You said you didn't care for Cripple Creek because it was boring.  Well, there are several versions of that song.  Have you learned them all?  Have you tried putting different licks and phrases in that song or other songs that you've found boring?   Might find a challenge there, too.

Have you tried working on vocals?   Whether you can sing or not, can you hum or get the melody in  your mind?  If so, try picking out the melody and then putting those extra things in the song and see what you come up with.

Aug 14, 2022 - 2:36:50 PM
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chief3

Canada

1152 posts since 10/26/2003

I think the issue at hand is that you are working hard to "learn the tune" but what you should really do is break the tune down into the specific techniques (skills) that are necessary to "play the tune" well. You "know" the tune but what you are struggling with is the high level of technique (skill) necessary to actually play the tune the way you want it to sound. You can improve technique through repetition but it seems that is not working out well. A more efficient approach is to isolate the technique(s) you are having trouble with and focus on practicing the technique. Learn how the tune is to be played, develop the skills necessary to play the tune and the tune should then fall into place. I recall that Bela Fleck was once asked if he practiced tunes or technique and his answer was always technique.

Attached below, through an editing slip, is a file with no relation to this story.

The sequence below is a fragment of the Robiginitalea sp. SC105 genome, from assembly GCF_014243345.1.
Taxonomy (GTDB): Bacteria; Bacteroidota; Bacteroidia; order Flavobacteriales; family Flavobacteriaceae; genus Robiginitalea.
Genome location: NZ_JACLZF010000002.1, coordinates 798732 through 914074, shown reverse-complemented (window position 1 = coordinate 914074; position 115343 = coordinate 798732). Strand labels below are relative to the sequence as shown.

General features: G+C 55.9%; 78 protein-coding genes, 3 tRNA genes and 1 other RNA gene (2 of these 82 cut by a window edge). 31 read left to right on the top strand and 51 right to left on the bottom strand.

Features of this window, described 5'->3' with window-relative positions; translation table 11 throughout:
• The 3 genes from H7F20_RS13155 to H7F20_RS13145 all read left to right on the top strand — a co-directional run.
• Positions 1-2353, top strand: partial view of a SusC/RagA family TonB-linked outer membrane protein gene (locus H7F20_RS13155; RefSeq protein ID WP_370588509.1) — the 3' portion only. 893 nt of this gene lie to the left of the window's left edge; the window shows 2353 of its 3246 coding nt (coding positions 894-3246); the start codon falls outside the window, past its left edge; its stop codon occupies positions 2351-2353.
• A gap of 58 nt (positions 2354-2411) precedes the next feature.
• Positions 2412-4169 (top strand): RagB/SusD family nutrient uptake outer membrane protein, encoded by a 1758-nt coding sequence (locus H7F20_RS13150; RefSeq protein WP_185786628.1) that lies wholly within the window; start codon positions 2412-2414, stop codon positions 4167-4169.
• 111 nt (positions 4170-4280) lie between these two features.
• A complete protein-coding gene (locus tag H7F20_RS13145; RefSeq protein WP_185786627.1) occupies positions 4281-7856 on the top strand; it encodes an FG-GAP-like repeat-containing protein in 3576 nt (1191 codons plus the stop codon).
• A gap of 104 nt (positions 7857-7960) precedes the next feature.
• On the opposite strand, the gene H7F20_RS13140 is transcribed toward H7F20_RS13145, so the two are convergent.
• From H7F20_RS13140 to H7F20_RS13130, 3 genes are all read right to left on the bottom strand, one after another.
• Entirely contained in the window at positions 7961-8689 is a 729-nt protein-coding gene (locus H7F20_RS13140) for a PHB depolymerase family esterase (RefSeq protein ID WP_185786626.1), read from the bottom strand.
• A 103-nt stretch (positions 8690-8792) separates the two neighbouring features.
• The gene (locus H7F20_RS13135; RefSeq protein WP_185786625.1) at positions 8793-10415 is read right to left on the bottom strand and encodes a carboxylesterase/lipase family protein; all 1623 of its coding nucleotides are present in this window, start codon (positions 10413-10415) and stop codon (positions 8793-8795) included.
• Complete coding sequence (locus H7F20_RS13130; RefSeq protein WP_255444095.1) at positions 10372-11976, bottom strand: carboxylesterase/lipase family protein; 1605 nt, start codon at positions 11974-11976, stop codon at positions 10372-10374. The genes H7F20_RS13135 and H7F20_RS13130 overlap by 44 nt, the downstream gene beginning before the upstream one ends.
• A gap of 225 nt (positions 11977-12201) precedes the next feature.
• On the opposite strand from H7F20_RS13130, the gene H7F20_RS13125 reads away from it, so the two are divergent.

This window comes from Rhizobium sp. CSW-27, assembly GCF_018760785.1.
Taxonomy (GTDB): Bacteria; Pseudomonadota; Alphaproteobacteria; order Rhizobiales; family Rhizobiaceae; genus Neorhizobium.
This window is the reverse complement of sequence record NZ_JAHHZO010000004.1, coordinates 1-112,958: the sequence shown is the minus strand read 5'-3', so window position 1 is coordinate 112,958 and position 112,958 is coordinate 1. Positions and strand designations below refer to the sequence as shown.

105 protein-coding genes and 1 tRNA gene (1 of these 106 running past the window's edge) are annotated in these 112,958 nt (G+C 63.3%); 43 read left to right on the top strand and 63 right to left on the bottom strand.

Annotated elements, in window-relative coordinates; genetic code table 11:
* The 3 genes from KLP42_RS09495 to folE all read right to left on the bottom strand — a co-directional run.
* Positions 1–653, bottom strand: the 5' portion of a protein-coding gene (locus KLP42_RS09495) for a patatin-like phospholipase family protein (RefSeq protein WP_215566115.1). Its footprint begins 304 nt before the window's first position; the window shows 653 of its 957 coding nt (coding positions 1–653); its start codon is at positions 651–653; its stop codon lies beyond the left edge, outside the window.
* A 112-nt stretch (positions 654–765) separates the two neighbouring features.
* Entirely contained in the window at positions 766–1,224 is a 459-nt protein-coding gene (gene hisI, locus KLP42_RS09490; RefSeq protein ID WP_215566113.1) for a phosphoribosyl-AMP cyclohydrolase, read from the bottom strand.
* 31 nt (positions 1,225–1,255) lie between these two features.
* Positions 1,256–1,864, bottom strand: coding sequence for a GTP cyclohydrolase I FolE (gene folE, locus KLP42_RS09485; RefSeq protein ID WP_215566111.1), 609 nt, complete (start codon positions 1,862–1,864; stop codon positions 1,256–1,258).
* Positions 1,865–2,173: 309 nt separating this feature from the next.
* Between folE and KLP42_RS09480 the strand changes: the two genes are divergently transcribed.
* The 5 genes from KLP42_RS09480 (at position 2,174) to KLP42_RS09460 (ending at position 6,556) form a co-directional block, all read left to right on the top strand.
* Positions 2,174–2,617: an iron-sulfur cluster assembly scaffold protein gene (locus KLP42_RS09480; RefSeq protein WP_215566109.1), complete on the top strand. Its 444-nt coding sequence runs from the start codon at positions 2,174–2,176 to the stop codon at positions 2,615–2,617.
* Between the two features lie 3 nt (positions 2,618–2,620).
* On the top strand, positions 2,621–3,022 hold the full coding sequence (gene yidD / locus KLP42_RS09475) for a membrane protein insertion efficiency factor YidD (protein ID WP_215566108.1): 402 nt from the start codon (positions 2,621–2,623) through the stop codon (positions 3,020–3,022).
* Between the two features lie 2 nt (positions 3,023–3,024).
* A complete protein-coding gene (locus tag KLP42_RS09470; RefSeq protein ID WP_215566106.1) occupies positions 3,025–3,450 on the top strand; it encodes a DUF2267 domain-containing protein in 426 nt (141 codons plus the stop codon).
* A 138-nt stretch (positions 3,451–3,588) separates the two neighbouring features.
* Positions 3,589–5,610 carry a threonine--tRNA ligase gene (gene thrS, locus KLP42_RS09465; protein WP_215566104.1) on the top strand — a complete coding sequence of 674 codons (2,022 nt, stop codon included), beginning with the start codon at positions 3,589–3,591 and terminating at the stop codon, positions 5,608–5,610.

Aug 14, 2022 - 3:33:54 PM
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15 posts since 1/25/2018